(My operating assumption is that life is too short to put up with bad food, bad friends, a lousy job, or uncomfortable clothing.) And after it was my turn for the book, I put it down upon completion, and I started to think about Reichl's main thesis: that money and status are two entirely different things, and how the differing levels of privilege we all carry influence and shape us. It's something I'm going to keep thinking about for a long time, particularly the next time we sit down to eat out -- whether it be at a hole-in-the-wall family-owned joint, a Major National Chain (tm), or a Dining Experience (tm) -- because Reichl has a lot of very smart, savvy, and interesting things to say, reading between the lines (and sometimes more overt than that) about American national identity, relationship to food, and concepts of service, status, and privilege.
Ruth Reichl's book about her time as the New York Times food critic is mainly focused on her need to don disguises in order not to be recognized in the restaurants she was reviewing and how changing her appearance opened her eyes to how people are treated due to their physical appearance and projected personality. I guess I neglected to read the book's subtitle, The Secret Life of a Critic in Disguise.
It might have been a bit more relevant at that time but it's message about the love of good food, told with insight and humor is timeless. The recipes range from simple like Matzo Brei to a full fledged roast leg of lamb dinner. "An then, very delicately, he picked the leg up in his fingers and ate it slowly, savoring every morsel." Having just watched a segment of Extreme Cheapskates where a man moves through a restaurant asking diners if he can have their leftover food and another dumpster dives for food. I wonder why the homeless man's story touches me and the cheapskate makes me a bit ill. Reichl has written other memoirs, always with a touch of food, so much of her life.
This book covers Reichl's stint as the New York Times chief restaurant critic. Although she accepts the position, she has reservations about the elitist implications of the job, and vows to write for the masses--those million readers who can't afford to spend $100 for a meal at a four-star French restaurant. Part of her mission is to expose the poor treatment many of these restaurants heap on the "common man." But in order to accomplish this lofty goal, Reichl must eat in disguise. Personally, I eat for the food.) The idea is cute, and for the first few chapters it was fun. But Reichl shows her true colors right from the start when she heaps disdain on a bearded ignoramus (wearing Birkenstocks...unforgivable!) for having the audacity to dip his sushi rice-side down, thereby "ruining" the "clear transparent flavor," the "taut crispness," and the clam that was "almost baroque in its sensuality." (I have yet to meet a sensual or almost baroque clam, but I'll take Reichl's word for it.) Reichl then reminisces about her trip to Japan, in which she is first exposed to the proper way to eat Japanese food. (I'm pretty sure the guy in Birkenstocks could not afford to go to Japan for eating lessons.) In her other encounters with diners at top-notch restaurants Reichl indulges in so much blatant one-up-manship that you simply can't sympathize with her concern for the "simple folk" no matter how much she tries to dress like them.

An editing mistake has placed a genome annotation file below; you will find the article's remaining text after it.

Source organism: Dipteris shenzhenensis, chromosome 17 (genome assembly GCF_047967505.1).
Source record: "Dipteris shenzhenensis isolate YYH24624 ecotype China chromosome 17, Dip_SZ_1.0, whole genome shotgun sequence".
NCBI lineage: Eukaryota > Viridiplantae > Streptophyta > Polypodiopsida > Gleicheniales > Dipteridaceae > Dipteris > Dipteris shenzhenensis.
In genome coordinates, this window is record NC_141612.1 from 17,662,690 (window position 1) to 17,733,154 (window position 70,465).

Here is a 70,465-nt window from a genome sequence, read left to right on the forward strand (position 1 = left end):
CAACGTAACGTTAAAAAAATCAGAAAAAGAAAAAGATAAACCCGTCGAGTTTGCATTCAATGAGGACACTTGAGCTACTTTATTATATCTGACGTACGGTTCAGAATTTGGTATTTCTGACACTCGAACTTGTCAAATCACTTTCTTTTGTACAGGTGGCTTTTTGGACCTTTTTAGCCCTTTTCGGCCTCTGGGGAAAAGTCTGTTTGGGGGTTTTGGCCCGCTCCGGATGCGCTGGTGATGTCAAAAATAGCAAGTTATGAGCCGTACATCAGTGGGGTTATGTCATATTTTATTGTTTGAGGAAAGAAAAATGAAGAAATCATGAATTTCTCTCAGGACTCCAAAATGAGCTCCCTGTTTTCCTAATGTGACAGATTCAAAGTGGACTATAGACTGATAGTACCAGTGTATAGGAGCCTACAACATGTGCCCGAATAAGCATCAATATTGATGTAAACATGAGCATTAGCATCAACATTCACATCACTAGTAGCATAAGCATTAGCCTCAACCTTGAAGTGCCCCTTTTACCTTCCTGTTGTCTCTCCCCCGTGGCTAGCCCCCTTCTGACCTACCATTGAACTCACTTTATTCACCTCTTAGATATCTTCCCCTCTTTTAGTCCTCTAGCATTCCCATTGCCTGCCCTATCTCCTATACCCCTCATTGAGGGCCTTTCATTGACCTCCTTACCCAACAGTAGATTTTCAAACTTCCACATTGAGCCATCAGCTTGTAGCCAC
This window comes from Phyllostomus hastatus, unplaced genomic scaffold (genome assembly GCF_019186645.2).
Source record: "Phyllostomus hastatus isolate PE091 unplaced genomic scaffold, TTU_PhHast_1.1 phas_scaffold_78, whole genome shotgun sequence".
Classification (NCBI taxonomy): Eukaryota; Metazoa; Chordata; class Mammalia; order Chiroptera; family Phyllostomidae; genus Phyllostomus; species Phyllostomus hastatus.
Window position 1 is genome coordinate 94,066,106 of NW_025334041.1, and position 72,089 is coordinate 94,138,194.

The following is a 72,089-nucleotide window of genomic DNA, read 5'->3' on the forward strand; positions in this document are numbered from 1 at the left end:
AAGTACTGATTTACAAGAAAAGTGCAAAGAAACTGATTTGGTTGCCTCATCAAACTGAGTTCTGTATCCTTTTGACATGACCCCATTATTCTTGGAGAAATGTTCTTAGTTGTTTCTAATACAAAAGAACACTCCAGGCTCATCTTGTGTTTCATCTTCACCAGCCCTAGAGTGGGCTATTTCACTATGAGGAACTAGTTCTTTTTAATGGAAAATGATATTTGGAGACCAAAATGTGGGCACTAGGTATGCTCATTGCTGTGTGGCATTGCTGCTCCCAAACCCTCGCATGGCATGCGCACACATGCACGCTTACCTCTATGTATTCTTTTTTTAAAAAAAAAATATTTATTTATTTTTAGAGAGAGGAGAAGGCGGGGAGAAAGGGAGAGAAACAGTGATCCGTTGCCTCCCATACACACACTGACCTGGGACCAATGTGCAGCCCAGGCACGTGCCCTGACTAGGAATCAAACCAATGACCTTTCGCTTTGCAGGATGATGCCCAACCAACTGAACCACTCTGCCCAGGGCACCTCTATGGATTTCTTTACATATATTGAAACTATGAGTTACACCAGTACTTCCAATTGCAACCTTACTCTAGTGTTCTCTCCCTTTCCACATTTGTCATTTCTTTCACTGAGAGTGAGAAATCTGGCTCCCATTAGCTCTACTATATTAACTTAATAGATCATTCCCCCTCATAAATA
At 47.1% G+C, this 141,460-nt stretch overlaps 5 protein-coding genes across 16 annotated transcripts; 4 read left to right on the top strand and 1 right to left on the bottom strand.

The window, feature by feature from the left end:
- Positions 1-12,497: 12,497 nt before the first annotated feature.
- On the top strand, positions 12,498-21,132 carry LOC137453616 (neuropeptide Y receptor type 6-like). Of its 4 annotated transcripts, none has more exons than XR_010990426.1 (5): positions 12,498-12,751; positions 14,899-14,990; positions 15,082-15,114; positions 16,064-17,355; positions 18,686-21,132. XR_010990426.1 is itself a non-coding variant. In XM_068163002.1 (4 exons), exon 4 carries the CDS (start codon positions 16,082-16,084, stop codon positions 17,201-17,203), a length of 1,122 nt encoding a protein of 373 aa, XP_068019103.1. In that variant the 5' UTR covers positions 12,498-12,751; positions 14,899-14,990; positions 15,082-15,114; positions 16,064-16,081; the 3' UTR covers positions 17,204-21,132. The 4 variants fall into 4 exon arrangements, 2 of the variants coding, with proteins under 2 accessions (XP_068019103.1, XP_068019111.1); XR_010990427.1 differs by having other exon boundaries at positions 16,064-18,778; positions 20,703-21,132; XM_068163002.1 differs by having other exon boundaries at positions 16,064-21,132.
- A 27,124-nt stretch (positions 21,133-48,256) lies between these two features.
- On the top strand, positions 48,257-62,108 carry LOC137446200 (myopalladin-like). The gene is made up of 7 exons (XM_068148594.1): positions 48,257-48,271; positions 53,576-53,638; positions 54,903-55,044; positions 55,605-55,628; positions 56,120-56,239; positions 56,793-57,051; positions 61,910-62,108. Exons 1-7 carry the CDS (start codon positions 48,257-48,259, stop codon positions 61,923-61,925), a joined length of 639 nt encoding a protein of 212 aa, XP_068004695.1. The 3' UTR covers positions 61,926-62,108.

"Garlic and Sapphires" is an enjoyable look at her years writing for the New York Times and of some of her memorable dining experiences during that time.
Reichl's reviews were great for that globally-read paper; her descriptions of restaurants and their food were evocative enough that it didn't matter if you knew you would never set foot in the place. Or maybe because Reichl is savvy enough to include her own reviews at the close of each chapter, so that the reader sees the finished product as well as the behind the scenes.
3.4 stars I enjoyed this book about Reichl's experience as a food critic for the New York Times.
Ruth Reichl is back, and this time she's the new restaurant critic for the New York Times. Garlic and Sapphires: The Secret Life of a Critic in Disguise chronicles Reichl's ten year stint with the Times, and her effort to bring good food to the masses. I like the way Ruth thinks, and it's evident in the layout of her book. If you love reading about the art of food, you will thoroughly enjoy this book. Ruthie's Scalloped Potatoes Ingredients 1 clove garlic, cut in half 1 Tbsp unsalted butter 2 cups milk 3 cups heavy cream Salt and Pepper 4 pounds baking potatoes, peeled Preheat the oven to 325F Rub a roasting pan with the garlic, and then coat thickly with the butter.